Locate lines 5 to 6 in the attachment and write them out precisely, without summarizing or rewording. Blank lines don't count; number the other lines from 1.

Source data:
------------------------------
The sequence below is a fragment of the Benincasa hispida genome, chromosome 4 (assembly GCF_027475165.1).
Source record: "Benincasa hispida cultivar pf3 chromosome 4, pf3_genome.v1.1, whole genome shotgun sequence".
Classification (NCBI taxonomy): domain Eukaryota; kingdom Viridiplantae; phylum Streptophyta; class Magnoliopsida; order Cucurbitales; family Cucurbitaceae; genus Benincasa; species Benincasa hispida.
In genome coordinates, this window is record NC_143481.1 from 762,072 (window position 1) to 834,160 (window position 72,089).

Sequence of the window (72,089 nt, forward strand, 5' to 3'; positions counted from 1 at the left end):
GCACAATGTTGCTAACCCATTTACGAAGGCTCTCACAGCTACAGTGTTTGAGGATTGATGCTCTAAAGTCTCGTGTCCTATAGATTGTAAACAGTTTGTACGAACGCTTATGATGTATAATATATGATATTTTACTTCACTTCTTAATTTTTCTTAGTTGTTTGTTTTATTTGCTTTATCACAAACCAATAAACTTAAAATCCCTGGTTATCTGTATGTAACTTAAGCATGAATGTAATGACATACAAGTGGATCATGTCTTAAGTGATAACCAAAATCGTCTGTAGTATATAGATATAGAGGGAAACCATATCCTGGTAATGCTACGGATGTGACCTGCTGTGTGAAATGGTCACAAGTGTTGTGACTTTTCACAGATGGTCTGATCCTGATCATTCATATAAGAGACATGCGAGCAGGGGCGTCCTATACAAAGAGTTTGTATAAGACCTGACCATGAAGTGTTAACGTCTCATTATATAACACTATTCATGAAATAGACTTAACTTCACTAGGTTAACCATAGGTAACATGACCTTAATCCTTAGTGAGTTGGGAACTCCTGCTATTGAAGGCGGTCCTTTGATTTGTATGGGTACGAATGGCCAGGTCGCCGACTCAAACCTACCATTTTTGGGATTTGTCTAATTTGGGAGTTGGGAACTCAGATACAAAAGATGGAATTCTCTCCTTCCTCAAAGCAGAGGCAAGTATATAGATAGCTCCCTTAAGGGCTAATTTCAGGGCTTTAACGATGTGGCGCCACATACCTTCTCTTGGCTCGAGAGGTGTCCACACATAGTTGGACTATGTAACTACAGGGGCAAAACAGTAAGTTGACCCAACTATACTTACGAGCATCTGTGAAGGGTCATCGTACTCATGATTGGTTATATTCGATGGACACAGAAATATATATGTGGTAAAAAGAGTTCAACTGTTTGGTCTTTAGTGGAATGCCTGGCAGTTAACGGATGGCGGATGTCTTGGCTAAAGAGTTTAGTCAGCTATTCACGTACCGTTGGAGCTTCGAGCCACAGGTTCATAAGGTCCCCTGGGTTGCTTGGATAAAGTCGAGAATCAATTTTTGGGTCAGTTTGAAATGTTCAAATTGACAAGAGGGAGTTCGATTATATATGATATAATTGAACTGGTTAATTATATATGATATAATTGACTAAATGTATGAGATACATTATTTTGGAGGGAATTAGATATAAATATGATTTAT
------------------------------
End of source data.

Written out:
Sequence of the window (72,089 nt, forward strand, 5' to 3'; positions counted from 1 at the left end):
GCACAATGTTGCTAACCCATTTACGAAGGCTCTCACAGCTACAGTGTTTGAGGATTGATGCTCTAAAGTCTCGTGTCCTATAGATTGTAAACAGTTTGTACGAACGCTTATGATGTATAATATATGATATTTTACTTCACTTCTTAATTTTTCTTAGTTGTTTGTTTTATTTGCTTTATCACAAACCAATAAACTTAAAATCCCTGGTTATCTGTATGTAACTTAAGCATGAATGTAATGACATACAAGTGGATCATGTCTTAAGTGATAACCAAAATCGTCTGTAGTATATAGATATAGAGGGAAACCATATCCTGGTAATGCTACGGATGTGACCTGCTGTGTGAAATGGTCACAAGTGTTGTGACTTTTCACAGATGGTCTGATCCTGATCATTCATATAAGAGACATGCGAGCAGGGGCGTCCTATACAAAGAGTTTGTATAAGACCTGACCATGAAGTGTTAACGTCTCATTATATAACACTATTCATGAAATAGACTTAACTTCACTAGGTTAACCATAGGTAACATGACCTTAATCCTTAGTGAGTTGGGAACTCCTGCTATTGAAGGCGGTCCTTTGATTTGTATGGGTACGAATGGCCAGGTCGCCGACTCAAACCTACCATTTTTGGGATTTGTCTAATTTGGGAGTTGGGAACTCAGATACAAAAGATGGAATTCTCTCCTTCCTCAAAGCAGAGGCAAGTATATAGATAGCTCCCTTAAGGGCTAATTTCAGGGCTTTAACGATGTGGCGCCACATACCTTCTCTTGGCTCGAGAGGTGTCCACACATAGTTGGACTATGTAACTACAGGGGCAAAACAGTAAGTTGACCCAACTATACTTACGAGCATCTGTGAAGGGTCATCGTACTCATGATTGGTTATATTCGATGGACACAGAAATATATATGTGGTAAAAAGAGTTCAACTGTTTGGTCTTTAGTGGAATGCCTGGCAGTTAACGGATGGCGGATGTCTTGGCTAAAGAGTTTAGTCAGCTATTCACGTACCGTTGGAGCTTCGAGCCACAGGTTCATAAGGTCCCCTGGGTTGCTTGGATAAAGTCGAGAATCAATTTTTGGGTCAGTTTGAAATGTTCAAATTGACAAGAGGGAGTTCGATTATATATGATATAATTGAACTGGTTAATTATATATGATATAATTGACTAAATGTATGAGATACATTATTTTGGAGGGAATTAGATATAAATATGATTTAT